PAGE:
Updated July 9,
here to go to our main page on phase shifters
here to go to our page on switched filter phase shifters
to go to our page on filters
here to go to our main page on lumped elements
New for January 2009!
We now have a spreadsheet that performs the calculations described
below, it is described on
its own page.
On this page we show the exact
calculations for tee and pi lumped element filters to achieve
any phase shift for any frequency and characteristic impedance.
If a constant phase shift is
desired over a wide frequency range, the switched
line phase shifter isn't going to cut it. A high-pass/low-pass
phase shifter can provide near constant phase shift over an octave
or more. By "high-pass/low-pass" we refer to the fact
that one arm forms a high-pass filter while the opposite arm forms
a low-pass filter. A second advantage of the high-pass/low-pass
phase shifter is that it offers a very compact layout because lumped
elements are typically used instead of delay lines. This is an important
consideration for "low frequency" designs (i.e. below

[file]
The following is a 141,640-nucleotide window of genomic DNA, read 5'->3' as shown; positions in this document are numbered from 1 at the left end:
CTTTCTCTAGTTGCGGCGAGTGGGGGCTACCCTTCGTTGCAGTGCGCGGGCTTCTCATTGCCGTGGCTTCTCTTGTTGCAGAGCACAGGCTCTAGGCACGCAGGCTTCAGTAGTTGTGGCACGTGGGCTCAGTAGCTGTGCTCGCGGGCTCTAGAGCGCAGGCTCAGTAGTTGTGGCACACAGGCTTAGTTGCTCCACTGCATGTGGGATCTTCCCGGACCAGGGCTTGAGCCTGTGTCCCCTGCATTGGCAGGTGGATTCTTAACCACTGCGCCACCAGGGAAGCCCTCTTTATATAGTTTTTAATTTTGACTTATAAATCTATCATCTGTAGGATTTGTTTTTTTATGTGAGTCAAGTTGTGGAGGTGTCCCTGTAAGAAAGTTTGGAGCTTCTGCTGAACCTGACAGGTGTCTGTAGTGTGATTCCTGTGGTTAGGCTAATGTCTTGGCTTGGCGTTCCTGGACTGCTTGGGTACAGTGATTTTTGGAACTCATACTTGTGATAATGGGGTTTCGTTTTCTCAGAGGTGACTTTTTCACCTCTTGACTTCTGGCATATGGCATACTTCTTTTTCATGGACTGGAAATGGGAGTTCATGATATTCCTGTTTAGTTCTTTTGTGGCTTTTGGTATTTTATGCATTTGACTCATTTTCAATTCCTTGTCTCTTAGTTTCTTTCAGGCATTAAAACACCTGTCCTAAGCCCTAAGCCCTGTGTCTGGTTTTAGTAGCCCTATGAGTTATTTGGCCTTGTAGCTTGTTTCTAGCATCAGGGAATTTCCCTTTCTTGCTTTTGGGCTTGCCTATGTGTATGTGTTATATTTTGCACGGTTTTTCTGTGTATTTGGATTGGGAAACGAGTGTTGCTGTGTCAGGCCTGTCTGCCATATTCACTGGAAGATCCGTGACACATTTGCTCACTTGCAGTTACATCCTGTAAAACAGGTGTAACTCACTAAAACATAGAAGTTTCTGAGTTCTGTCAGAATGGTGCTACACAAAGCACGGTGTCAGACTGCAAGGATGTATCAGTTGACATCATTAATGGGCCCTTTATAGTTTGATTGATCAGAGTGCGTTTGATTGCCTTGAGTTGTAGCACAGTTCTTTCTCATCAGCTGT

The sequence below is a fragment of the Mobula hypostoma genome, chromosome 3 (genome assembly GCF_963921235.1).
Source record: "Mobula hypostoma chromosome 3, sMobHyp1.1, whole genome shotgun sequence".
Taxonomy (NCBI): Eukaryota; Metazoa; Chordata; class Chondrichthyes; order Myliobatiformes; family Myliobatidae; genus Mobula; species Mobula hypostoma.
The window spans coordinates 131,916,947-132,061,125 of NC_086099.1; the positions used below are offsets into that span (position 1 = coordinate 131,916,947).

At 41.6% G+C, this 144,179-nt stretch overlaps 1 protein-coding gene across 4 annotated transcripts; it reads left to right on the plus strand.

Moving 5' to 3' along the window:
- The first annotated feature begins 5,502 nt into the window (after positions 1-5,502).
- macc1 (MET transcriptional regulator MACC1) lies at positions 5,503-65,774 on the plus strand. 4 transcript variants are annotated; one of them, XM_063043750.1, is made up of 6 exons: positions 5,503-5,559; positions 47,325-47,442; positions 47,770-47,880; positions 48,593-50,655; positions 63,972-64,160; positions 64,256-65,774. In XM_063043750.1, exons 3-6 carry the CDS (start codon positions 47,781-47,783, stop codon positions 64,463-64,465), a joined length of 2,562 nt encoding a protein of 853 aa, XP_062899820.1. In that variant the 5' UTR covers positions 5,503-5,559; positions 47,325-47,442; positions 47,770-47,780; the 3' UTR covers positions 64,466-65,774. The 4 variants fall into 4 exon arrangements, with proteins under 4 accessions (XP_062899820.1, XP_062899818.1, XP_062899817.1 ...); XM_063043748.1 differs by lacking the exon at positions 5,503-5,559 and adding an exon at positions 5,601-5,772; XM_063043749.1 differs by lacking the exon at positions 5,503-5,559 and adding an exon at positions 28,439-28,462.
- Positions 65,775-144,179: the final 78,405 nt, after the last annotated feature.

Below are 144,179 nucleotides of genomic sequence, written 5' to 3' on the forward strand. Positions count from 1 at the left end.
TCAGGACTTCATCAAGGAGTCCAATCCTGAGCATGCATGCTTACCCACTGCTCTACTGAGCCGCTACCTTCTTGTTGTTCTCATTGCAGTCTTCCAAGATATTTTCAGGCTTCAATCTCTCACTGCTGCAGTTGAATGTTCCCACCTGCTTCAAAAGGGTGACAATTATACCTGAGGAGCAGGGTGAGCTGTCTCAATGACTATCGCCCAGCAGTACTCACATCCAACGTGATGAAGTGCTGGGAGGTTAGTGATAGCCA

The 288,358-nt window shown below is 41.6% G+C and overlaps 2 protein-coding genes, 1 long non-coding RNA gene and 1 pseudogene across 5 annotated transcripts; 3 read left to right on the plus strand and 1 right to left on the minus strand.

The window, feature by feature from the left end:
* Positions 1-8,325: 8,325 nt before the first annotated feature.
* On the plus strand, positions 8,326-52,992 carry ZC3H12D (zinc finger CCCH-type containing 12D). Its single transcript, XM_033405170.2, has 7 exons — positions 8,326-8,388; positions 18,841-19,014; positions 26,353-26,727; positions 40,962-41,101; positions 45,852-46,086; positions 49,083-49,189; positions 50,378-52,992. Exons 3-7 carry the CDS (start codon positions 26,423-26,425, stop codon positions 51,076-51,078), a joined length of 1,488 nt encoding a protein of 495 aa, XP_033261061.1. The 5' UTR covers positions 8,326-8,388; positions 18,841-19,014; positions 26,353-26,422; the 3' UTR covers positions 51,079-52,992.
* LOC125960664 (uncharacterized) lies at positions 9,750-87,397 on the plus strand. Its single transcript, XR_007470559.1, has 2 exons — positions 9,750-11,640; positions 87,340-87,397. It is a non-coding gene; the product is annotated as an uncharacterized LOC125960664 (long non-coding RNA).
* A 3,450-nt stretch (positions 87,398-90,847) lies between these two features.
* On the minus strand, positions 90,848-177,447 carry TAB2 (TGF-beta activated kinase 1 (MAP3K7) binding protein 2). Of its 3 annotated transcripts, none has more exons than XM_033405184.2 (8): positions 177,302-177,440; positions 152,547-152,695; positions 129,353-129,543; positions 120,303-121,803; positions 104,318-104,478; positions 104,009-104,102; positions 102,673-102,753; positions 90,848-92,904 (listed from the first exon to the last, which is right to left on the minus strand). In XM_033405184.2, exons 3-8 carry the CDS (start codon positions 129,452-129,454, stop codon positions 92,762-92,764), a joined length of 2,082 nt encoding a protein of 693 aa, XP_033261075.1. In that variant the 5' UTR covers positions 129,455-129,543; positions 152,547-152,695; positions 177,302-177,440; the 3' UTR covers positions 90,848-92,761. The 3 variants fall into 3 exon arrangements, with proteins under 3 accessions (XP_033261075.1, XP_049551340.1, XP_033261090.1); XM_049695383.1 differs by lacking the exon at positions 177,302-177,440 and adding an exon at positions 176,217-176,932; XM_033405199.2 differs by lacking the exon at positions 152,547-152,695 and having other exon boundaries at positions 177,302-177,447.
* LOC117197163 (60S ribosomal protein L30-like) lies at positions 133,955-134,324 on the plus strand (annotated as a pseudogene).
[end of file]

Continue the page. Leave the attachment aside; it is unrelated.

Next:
X-band) because delay transmission lines can be quite large. The
cutoff frequencies of the two filter networks obviously must be
outside of the phase shift band for this scheme to work.
The figure below shows predicted
phase response for a high-pass/low-pass 90-degree phase lumped-element
shifter optimized for C-band operation.
phase shifter, C-band 90 degree bit
Referring to the schematic below,
the values of the lumped elements in the simulation are C1=1.40
pF, L1=2.09 nH, C2=0.40 pF, and L2=0.63 nH; these were determined
using the optimizer within Agilent's ADS simulator to achieve the
flattest phase response from 4 to 8 GHz. This is an ideal phase
shifter, switch insertion phase contributions were neglected in
the simulation. High-pass/low-pass phase shifters usually require
two control signals to throw the switches (we'll discuss some that
don't need two switches one of these days). Between 4 and 8 GHz
the phase shift (green trace) stays within -90 to -99 degrees, a
nearly flat response that is not possible from a switched line phase
shifter. By our Microwaves101 convention, the high-pass arm provides
the reference state, as it provides the least-negative insertion
In practice, the distinction
between switched-line and high-pass/low-pass phase shifters is blurred.
Lumped capacitors are employed in the filter networks, but the inductors
are really just transmission lines of high characteristic impedance.
High-pass/low-pass phase shifter topology with tee networks